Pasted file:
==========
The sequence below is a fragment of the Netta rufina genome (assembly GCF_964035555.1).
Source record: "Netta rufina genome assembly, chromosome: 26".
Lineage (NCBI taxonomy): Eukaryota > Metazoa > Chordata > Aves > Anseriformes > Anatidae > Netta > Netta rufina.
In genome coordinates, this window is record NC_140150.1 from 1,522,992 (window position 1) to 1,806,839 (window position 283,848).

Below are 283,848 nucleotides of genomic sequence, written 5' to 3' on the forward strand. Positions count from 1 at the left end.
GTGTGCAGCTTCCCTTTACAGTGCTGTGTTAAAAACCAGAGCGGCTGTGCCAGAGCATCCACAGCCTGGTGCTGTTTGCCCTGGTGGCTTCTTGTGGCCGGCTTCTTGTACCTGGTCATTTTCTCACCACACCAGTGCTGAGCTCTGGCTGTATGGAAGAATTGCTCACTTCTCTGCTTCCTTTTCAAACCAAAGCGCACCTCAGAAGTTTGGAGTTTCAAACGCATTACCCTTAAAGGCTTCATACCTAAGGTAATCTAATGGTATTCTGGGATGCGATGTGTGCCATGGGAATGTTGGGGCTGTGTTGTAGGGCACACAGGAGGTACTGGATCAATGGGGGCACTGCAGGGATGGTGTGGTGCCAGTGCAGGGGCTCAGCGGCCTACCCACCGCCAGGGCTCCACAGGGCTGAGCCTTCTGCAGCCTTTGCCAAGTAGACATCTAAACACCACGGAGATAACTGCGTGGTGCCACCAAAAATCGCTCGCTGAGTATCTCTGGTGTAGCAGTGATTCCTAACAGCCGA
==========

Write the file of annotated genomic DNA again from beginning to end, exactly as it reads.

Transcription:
The sequence below is a fragment of the Netta rufina genome (assembly GCF_964035555.1).
Source record: "Netta rufina genome assembly, chromosome: 26".
Lineage (NCBI taxonomy): Eukaryota > Metazoa > Chordata > Aves > Anseriformes > Anatidae > Netta > Netta rufina.
In genome coordinates, this window is record NC_140150.1 from 1,522,992 (window position 1) to 1,806,839 (window position 283,848).

Below are 283,848 nucleotides of genomic sequence, written 5' to 3' on the forward strand. Positions count from 1 at the left end.
GTGTGCAGCTTCCCTTTACAGTGCTGTGTTAAAAACCAGAGCGGCTGTGCCAGAGCATCCACAGCCTGGTGCTGTTTGCCCTGGTGGCTTCTTGTGGCCGGCTTCTTGTACCTGGTCATTTTCTCACCACACCAGTGCTGAGCTCTGGCTGTATGGAAGAATTGCTCACTTCTCTGCTTCCTTTTCAAACCAAAGCGCACCTCAGAAGTTTGGAGTTTCAAACGCATTACCCTTAAAGGCTTCATACCTAAGGTAATCTAATGGTATTCTGGGATGCGATGTGTGCCATGGGAATGTTGGGGCTGTGTTGTAGGGCACACAGGAGGTACTGGATCAATGGGGGCACTGCAGGGATGGTGTGGTGCCAGTGCAGGGGCTCAGCGGCCTACCCACCGCCAGGGCTCCACAGGGCTGAGCCTTCTGCAGCCTTTGCCAAGTAGACATCTAAACACCACGGAGATAACTGCGTGGTGCCACCAAAAATCGCTCGCTGAGTATCTCTGGTGTAGCAGTGATTCCTAACAGCCGA